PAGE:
Brigida Santos: Market exclusivity. They get an extra three years where they get no competition on the market because that’s what the FDA is granting them. That means there will be no generic options, no competing drug companies. One single injection costs anywhere between $400, and $2,000, and more according to Medicare data, just depending on a patient’s dosage and on their insurance coverage. They’re going to make a ton of money from this. They first put this drug on the market in 2009.
Mike Papantonio: I’ve seen it so many times. Phone call takes place between Johnson & Johnson and some cat at the FDA, that they want that person’s help. The argument is, it’s called the revolving door. They don’t say to the guy who’s trying to push this through, “Hey, we’re going to give you a job.” They simple say, “By the way, when you leave the FDA you might want to come see us. We can give you a very big salary.” That’s the way it works. They don’t come out and use those words, but what they do is by implication they get a lot of these things done even when there are risks, and are there risks taking this drug? Are there any concerning side effects that probably we’re just seeing the leading edge of? What’s your take on that?
Brigida Santos: Of course. With any drug there are absolutely side effects. Unfortunately, schizophrenia is a very debilitating diagnosis. It causes people to break with reality. They suffer from delusions, hallucinations. Often times it’s hard to tell which symptoms are coming from the diagnosis and which ones are coming from the drugs. However, antipsychotics have a laundry list of very, very serious side effects including violence. When it comes to this drug, Invega Sustenna, according to the list that they have provided of side effects, this drug can include an increased risk of death, abnormal liver and heart problems, restlessness, Parkinson’s symptoms. The list goes on and on. I broke down the study here, and when you look at it the data shows that participants taking this particular drug reported more adverse events than their counterparts taking oral antipsychotics and even one death. There were no deaths on the other side, Mike.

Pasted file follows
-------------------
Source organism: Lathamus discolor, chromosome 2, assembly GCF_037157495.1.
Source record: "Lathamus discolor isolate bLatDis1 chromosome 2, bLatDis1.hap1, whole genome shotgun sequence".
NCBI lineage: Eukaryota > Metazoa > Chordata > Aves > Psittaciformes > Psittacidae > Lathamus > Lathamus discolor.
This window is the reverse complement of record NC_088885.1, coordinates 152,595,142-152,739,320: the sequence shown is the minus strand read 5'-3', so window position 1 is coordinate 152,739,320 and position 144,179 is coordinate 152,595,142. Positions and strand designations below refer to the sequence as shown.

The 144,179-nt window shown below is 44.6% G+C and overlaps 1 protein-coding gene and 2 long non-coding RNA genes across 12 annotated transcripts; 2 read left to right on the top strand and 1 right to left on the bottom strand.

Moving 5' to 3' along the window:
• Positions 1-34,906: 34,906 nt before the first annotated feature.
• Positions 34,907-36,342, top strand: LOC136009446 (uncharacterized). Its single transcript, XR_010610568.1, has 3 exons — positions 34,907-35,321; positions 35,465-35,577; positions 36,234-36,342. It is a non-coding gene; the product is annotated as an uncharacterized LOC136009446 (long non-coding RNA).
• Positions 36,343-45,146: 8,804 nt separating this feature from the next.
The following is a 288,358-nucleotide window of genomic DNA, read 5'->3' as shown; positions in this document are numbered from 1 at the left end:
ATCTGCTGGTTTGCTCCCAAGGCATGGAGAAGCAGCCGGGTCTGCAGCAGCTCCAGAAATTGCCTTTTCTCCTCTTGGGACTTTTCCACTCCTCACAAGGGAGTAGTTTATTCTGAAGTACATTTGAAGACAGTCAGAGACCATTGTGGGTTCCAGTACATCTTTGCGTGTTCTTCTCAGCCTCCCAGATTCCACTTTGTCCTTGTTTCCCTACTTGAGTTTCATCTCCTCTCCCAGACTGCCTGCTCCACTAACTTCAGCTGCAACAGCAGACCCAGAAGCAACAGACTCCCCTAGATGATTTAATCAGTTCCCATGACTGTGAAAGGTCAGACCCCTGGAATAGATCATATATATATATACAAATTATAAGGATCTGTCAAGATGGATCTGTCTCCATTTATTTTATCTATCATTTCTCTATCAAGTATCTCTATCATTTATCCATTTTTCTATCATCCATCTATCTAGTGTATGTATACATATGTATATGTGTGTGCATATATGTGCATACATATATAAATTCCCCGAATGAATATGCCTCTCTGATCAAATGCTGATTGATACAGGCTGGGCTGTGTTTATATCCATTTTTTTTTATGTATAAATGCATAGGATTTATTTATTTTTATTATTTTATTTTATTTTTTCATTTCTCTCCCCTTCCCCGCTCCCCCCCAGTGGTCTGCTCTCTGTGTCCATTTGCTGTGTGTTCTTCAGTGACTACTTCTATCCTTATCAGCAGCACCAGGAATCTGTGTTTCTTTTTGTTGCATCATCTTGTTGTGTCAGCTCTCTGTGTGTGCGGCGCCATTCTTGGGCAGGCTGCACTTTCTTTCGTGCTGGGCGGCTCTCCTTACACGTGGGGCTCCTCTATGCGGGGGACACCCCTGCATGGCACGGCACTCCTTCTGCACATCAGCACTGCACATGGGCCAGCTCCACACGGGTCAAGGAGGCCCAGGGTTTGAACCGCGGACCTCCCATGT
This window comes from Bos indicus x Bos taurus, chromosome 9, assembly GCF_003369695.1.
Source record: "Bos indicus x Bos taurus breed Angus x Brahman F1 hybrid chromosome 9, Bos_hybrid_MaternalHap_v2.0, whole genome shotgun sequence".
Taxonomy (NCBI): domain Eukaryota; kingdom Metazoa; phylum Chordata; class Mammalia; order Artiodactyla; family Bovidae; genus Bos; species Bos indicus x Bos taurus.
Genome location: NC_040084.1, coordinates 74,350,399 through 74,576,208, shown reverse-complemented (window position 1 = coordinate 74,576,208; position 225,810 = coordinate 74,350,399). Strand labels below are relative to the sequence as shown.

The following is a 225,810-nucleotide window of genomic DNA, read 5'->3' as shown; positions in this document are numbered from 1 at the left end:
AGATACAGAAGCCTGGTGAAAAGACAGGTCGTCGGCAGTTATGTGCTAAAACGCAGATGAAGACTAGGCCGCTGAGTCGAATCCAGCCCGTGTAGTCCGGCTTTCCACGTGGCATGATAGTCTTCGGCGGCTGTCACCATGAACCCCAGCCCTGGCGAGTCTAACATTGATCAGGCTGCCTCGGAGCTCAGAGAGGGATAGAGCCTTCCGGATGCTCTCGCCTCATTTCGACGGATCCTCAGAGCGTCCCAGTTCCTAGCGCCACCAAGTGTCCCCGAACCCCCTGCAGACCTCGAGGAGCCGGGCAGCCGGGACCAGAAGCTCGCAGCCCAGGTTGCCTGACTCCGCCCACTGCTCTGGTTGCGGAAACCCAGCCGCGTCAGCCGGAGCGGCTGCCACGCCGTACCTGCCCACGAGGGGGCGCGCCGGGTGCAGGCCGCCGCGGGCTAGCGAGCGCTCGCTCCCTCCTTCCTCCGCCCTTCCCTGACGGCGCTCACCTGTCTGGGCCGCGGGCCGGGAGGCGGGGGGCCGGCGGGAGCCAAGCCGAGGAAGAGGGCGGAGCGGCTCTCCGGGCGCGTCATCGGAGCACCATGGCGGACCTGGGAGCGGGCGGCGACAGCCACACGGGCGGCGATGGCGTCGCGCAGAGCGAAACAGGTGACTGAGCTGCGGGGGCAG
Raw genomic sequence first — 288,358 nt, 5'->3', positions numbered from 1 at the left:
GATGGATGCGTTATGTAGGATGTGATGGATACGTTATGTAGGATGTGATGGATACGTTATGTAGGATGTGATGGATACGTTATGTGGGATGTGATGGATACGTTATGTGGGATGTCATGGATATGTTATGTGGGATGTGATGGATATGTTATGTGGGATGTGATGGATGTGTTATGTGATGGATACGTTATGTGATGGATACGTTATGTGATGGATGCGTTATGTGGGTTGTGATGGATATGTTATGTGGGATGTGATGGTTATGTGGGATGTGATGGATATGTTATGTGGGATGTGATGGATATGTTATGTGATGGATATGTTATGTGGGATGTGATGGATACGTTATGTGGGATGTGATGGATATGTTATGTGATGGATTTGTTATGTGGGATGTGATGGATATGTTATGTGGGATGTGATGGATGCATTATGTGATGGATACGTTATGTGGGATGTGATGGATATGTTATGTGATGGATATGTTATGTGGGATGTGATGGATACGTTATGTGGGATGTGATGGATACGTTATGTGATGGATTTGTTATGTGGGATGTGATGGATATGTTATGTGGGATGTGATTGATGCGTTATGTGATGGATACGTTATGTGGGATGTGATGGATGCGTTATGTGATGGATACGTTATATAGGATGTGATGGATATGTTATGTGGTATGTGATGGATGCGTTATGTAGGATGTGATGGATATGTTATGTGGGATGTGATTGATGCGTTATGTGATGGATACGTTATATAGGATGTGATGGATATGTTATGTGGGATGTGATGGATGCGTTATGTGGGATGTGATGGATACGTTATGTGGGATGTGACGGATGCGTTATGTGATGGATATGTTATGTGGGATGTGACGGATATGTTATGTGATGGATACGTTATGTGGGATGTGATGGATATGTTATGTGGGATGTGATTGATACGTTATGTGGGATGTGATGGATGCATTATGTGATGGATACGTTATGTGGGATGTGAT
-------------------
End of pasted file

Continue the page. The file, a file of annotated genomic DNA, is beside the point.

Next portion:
Mike Papantonio: What you’re going to find is this. When it’s all over, they’re going to put this product on the market, try to make it into a cash cow. They’re going to make $1 billion here and a $1 billion three or four years in a row. Then when people start dying from all of those side effects, they maybe have to pay out one of those $1 billion, maybe $800 million. They’ve made a good profit knowing that this whole thing is absolutely unnecessary, that there are plenty of drugs on the market that deal with schizophrenia and that this whole thing is nothing but a side show, so Johnson & Johnson can make more money. When the politicians get involved we’re really going to see that they really pump up Johnson & Johnson by making some requirement that institutions have to use this. Don’t you see where this is going?
Brigida Santos: Yes, absolutely, Mike.